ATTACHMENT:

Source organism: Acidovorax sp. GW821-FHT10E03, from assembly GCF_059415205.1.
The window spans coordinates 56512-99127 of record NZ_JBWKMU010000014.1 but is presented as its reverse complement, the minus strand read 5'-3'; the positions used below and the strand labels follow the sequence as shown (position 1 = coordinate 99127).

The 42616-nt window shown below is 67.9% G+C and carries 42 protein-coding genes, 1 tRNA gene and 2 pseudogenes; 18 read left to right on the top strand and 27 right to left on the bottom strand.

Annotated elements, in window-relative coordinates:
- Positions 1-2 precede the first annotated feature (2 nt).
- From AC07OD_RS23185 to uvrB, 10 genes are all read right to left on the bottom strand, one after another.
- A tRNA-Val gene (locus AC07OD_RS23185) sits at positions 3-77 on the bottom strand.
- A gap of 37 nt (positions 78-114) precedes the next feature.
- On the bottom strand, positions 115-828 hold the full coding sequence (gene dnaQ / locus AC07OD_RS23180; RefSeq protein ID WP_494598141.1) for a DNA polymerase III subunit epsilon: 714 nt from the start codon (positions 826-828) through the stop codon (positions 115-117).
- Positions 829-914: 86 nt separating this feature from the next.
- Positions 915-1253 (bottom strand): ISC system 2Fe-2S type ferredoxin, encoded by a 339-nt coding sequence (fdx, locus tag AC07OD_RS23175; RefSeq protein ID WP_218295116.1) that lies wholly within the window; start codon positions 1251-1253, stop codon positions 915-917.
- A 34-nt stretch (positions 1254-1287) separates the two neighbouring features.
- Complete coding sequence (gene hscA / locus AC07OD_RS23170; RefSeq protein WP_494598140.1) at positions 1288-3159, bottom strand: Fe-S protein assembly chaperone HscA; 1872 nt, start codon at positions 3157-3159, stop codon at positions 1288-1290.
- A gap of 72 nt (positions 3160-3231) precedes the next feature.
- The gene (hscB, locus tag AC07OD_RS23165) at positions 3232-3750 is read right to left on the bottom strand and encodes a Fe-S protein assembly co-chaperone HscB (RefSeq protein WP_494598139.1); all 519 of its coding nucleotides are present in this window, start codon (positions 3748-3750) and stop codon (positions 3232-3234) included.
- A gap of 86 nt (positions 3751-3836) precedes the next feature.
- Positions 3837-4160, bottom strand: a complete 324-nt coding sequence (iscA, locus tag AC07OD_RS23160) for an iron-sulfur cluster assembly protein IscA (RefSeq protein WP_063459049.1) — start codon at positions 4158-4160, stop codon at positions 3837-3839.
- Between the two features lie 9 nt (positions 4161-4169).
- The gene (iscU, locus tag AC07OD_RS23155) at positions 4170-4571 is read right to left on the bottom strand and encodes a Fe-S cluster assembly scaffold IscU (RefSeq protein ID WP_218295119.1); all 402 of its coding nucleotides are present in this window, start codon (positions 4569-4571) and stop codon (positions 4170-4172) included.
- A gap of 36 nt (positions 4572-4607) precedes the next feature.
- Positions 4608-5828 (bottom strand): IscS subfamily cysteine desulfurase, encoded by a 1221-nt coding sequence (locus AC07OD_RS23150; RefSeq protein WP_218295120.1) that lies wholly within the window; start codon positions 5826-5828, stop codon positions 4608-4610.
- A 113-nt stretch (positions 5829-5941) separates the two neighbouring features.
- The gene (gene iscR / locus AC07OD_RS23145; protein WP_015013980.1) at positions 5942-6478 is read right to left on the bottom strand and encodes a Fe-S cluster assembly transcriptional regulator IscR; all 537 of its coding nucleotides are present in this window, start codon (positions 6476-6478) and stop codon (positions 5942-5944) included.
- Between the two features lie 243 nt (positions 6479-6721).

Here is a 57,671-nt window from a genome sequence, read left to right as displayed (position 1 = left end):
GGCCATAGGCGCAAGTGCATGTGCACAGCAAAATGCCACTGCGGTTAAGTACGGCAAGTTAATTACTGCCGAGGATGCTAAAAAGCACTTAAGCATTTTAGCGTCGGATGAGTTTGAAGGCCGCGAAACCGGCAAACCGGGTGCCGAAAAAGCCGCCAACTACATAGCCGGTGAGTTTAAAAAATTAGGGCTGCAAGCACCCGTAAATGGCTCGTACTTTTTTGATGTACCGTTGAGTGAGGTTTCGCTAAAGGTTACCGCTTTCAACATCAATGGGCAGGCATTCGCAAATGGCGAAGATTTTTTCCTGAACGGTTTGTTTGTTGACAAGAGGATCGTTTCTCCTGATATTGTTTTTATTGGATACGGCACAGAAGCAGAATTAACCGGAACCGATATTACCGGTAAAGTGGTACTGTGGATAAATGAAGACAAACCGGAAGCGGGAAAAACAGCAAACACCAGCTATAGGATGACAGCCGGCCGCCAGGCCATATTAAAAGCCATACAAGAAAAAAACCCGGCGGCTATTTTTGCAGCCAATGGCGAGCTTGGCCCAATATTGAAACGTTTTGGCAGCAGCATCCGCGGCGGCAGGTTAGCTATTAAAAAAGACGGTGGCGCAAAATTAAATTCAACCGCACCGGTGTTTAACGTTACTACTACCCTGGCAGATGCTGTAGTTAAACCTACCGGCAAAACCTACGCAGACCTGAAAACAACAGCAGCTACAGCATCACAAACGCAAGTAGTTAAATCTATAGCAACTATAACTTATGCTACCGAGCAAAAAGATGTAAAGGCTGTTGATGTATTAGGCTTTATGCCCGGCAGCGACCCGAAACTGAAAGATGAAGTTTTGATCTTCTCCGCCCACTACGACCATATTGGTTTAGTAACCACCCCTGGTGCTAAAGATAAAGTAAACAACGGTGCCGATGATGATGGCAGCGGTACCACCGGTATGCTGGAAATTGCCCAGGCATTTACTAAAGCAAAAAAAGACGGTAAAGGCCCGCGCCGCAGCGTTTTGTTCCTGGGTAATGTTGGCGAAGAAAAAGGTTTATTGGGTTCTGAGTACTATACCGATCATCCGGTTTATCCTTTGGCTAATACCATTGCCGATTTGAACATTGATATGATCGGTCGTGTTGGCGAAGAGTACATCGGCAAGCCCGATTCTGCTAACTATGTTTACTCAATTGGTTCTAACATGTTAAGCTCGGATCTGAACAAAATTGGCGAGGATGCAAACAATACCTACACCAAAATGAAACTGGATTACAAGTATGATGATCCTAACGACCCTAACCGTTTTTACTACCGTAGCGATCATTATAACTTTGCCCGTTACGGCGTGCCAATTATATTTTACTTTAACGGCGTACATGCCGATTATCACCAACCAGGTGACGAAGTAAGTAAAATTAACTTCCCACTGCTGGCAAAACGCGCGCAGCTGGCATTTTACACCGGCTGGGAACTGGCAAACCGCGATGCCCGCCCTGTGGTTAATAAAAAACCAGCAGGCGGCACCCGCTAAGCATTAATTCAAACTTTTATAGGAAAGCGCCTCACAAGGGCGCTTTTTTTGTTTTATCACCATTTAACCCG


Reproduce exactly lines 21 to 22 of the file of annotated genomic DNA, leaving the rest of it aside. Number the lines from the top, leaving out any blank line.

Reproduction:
- Positions 4608-5828 (bottom strand): IscS subfamily cysteine desulfurase, encoded by a 1221-nt coding sequence (locus AC07OD_RS23150; RefSeq protein WP_218295120.1) that lies wholly within the window; start codon positions 5826-5828, stop codon positions 4608-4610.
- A 113-nt stretch (positions 5829-5941) separates the two neighbouring features.